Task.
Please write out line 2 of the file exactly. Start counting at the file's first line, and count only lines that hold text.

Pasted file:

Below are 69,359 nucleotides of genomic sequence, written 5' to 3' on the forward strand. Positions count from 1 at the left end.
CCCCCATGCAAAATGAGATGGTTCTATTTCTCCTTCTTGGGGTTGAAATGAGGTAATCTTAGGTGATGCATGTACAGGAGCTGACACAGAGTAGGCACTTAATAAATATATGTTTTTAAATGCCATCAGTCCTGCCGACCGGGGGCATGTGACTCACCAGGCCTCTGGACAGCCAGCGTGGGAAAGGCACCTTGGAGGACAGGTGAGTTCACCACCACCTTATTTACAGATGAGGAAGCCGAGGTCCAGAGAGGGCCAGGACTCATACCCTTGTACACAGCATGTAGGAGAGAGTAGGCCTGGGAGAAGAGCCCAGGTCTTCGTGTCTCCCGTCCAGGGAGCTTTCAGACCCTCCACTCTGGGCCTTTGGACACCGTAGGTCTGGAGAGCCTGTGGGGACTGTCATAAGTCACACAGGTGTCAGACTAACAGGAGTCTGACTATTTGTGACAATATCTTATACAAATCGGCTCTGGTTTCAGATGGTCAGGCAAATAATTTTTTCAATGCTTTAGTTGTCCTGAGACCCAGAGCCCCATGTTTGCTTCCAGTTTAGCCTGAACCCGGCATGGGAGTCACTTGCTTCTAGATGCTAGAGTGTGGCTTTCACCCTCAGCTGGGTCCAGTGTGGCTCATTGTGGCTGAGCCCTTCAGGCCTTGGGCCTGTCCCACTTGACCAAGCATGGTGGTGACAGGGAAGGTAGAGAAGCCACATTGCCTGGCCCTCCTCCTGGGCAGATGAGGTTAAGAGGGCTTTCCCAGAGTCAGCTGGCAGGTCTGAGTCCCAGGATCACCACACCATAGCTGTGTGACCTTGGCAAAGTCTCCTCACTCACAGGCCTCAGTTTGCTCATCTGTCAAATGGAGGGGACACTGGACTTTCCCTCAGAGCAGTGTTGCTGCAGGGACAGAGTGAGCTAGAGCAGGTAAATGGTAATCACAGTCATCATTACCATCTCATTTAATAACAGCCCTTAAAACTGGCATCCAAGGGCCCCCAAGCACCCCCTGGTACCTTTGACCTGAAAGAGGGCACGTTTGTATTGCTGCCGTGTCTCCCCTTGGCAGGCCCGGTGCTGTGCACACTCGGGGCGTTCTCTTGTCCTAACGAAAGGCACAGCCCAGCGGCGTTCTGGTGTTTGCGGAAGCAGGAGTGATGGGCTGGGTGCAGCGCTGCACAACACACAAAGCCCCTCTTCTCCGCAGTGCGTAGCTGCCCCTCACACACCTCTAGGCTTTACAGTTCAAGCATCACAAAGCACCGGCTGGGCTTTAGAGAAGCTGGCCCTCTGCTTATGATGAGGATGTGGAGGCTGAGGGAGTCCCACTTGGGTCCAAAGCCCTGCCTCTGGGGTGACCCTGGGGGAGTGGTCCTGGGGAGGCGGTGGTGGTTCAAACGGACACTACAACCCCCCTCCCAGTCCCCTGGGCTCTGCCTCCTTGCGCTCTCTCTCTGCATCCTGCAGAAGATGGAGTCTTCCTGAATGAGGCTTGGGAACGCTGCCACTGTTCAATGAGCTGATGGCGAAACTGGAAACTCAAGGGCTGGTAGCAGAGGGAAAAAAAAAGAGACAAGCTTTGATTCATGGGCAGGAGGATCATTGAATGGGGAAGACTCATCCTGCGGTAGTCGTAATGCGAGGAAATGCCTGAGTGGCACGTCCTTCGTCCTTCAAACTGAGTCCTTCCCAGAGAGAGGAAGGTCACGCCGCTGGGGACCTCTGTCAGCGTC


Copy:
CCCCCATGCAAAATGAGATGGTTCTATTTCTCCTTCTTGGGGTTGAAATGAGGTAATCTTAGGTGATGCATGTACAGGAGCTGACACAGAGTAGGCACTTAATAAATATATGTTTTTAAATGCCATCAGTCCTGCCGACCGGGGGCATGTGACTCACCAGGCCTCTGGACAGCCAGCGTGGGAAAGGCACCTTGGAGGACAGGTGAGTTCACCACCACCTTATTTACAGATGAGGAAGCCGAGGTCCAGAGAGGGCCAGGACTCATACCCTTGTACACAGCATGTAGGAGAGAGTAGGCCTGGGAGAAGAGCCCAGGTCTTCGTGTCTCCCGTCCAGGGAGCTTTCAGACCCTCCACTCTGGGCCTTTGGACACCGTAGGTCTGGAGAGCCTGTGGGGACTGTCATAAGTCACACAGGTGTCAGACTAACAGGAGTCTGACTATTTGTGACAATATCTTATACAAATCGGCTCTGGTTTCAGATGGTCAGGCAAATAATTTTTTCAATGCTTTAGTTGTCCTGAGACCCAGAGCCCCATGTTTGCTTCCAGTTTAGCCTGAACCCGGCATGGGAGTCACTTGCTTCTAGATGCTAGAGTGTGGCTTTCACCCTCAGCTGGGTCCAGTGTGGCTCATTGTGGCTGAGCCCTTCAGGCCTTGGGCCTGTCCCACTTGACCAAGCATGGTGGTGACAGGGAAGGTAGAGAAGCCACATTGCCTGGCCCTCCTCCTGGGCAGATGAGGTTAAGAGGGCTTTCCCAGAGTCAGCTGGCAGGTCTGAGTCCCAGGATCACCACACCATAGCTGTGTGACCTTGGCAAAGTCTCCTCACTCACAGGCCTCAGTTTGCTCATCTGTCAAATGGAGGGGACACTGGACTTTCCCTCAGAGCAGTGTTGCTGCAGGGACAGAGTGAGCTAGAGCAGGTAAATGGTAATCACAGTCATCATTACCATCTCATTTAATAACAGCCCTTAAAACTGGCATCCAAGGGCCCCCAAGCACCCCCTGGTACCTTTGACCTGAAAGAGGGCACGTTTGTATTGCTGCCGTGTCTCCCCTTGGCAGGCCCGGTGCTGTGCACACTCGGGGCGTTCTCTTGTCCTAACGAAAGGCACAGCCCAGCGGCGTTCTGGTGTTTGCGGAAGCAGGAGTGATGGGCTGGGTGCAGCGCTGCACAACACACAAAGCCCCTCTTCTCCGCAGTGCGTAGCTGCCCCTCACACACCTCTAGGCTTTACAGTTCAAGCATCACAAAGCACCGGCTGGGCTTTAGAGAAGCTGGCCCTCTGCTTATGATGAGGATGTGGAGGCTGAGGGAGTCCCACTTGGGTCCAAAGCCCTGCCTCTGGGGTGACCCTGGGGGAGTGGTCCTGGGGAGGCGGTGGTGGTTCAAACGGACACTACAACCCCCCTCCCAGTCCCCTGGGCTCTGCCTCCTTGCGCTCTCTCTCTGCATCCTGCAGAAGATGGAGTCTTCCTGAATGAGGCTTGGGAACGCTGCCACTGTTCAATGAGCTGATGGCGAAACTGGAAACTCAAGGGCTGGTAGCAGAGGGAAAAAAAAAGAGACAAGCTTTGATTCATGGGCAGGAGGATCATTGAATGGGGAAGACTCATCCTGCGGTAGTCGTAATGCGAGGAAATGCCTGAGTGGCACGTCCTTCGTCCTTCAAACTGAGTCCTTCCCAGAGAGAGGAAGGTCACGCCGCTGGGGACCTCTGTCAGCGTC